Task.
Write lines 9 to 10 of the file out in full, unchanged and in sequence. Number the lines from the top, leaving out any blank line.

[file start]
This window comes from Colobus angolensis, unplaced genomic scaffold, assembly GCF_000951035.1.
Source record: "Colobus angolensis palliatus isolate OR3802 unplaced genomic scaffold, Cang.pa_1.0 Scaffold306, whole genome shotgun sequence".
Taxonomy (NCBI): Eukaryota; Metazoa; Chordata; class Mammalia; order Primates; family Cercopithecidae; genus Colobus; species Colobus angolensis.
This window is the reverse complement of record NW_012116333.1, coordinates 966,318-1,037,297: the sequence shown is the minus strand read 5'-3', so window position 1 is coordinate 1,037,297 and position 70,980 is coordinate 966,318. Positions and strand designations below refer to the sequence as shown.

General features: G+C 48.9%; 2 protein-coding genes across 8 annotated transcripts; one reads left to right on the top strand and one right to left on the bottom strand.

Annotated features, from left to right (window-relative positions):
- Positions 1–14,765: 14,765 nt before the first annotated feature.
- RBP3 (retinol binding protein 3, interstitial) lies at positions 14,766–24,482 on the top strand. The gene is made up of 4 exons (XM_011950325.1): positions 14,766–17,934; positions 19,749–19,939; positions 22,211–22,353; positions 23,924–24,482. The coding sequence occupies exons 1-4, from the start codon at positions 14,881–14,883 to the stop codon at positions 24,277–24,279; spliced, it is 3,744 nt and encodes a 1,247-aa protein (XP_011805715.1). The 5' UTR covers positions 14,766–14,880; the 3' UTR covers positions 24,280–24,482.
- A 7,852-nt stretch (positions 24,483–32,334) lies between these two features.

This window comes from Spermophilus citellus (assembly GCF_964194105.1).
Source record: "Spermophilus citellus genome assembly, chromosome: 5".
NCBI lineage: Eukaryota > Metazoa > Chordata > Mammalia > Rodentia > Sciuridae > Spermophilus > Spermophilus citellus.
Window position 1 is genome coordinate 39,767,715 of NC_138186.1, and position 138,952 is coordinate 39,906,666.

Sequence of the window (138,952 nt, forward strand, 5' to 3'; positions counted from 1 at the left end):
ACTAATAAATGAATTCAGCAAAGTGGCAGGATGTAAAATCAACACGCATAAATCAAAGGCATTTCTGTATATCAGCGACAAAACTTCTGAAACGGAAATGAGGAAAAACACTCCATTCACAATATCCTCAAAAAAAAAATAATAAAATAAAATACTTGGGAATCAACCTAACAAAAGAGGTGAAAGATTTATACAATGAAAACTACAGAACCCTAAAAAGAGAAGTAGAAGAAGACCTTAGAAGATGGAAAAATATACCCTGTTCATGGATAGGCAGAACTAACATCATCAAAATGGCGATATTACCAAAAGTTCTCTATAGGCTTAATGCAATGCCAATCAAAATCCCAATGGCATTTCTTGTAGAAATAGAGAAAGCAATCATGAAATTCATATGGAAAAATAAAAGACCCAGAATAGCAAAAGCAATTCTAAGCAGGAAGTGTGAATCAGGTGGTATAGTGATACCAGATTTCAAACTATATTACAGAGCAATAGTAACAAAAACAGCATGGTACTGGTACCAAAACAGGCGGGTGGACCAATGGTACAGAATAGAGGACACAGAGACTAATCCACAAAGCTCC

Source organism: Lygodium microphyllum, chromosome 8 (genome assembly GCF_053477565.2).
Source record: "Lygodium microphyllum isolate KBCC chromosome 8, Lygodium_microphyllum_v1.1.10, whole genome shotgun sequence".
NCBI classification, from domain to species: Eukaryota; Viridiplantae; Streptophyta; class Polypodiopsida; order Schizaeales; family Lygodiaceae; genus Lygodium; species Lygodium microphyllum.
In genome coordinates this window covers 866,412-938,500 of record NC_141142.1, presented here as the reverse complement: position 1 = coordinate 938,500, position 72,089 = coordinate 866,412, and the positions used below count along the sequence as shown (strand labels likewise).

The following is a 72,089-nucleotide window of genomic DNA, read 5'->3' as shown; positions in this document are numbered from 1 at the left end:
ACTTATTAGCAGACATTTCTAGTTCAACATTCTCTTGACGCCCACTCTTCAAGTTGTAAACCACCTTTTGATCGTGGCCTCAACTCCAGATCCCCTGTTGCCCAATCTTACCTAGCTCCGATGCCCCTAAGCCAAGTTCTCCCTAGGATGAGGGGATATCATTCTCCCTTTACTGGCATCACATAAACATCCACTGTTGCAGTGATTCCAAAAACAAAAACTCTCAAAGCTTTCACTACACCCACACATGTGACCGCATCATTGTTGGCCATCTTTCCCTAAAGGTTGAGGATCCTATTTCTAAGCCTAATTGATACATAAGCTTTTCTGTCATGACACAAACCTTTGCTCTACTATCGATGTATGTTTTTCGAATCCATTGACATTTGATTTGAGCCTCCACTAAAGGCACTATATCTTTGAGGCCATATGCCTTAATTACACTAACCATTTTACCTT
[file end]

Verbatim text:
- A 7,852-nt stretch (positions 24,483–32,334) lies between these two features.

This window comes from Spermophilus citellus (assembly GCF_964194105.1).